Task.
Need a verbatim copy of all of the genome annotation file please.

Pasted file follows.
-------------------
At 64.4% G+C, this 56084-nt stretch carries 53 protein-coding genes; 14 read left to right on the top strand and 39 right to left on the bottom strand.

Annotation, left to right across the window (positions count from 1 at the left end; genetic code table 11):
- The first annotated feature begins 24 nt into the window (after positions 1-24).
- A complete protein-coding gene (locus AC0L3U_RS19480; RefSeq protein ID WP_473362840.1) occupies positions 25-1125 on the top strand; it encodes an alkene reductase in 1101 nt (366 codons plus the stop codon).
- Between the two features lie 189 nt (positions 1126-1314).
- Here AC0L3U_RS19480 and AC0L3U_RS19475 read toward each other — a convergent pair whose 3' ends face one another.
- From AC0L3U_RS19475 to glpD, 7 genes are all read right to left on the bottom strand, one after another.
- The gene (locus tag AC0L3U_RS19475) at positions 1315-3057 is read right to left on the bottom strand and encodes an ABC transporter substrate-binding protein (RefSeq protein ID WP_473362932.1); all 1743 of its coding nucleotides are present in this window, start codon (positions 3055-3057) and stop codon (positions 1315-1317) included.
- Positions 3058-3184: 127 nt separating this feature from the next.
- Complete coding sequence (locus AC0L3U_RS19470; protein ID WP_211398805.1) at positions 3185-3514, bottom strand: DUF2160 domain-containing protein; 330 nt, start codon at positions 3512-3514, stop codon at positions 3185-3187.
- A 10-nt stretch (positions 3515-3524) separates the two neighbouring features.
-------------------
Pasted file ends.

At 64.4% G+C, this 56084-nt stretch carries 53 protein-coding genes; 14 read left to right on the top strand and 39 right to left on the bottom strand.

Annotation, left to right across the window (positions count from 1 at the left end; genetic code table 11):
- The first annotated feature begins 24 nt into the window (after positions 1-24).
- A complete protein-coding gene (locus AC0L3U_RS19480; RefSeq protein ID WP_473362840.1) occupies positions 25-1125 on the top strand; it encodes an alkene reductase in 1101 nt (366 codons plus the stop codon).
- Between the two features lie 189 nt (positions 1126-1314).
- Here AC0L3U_RS19480 and AC0L3U_RS19475 read toward each other — a convergent pair whose 3' ends face one another.
- From AC0L3U_RS19475 to glpD, 7 genes are all read right to left on the bottom strand, one after another.
- The gene (locus tag AC0L3U_RS19475) at positions 1315-3057 is read right to left on the bottom strand and encodes an ABC transporter substrate-binding protein (RefSeq protein ID WP_473362932.1); all 1743 of its coding nucleotides are present in this window, start codon (positions 3055-3057) and stop codon (positions 1315-1317) included.
- Positions 3058-3184: 127 nt separating this feature from the next.
- Complete coding sequence (locus AC0L3U_RS19470; protein ID WP_211398805.1) at positions 3185-3514, bottom strand: DUF2160 domain-containing protein; 330 nt, start codon at positions 3512-3514, stop codon at positions 3185-3187.
- A 10-nt stretch (positions 3515-3524) separates the two neighbouring features.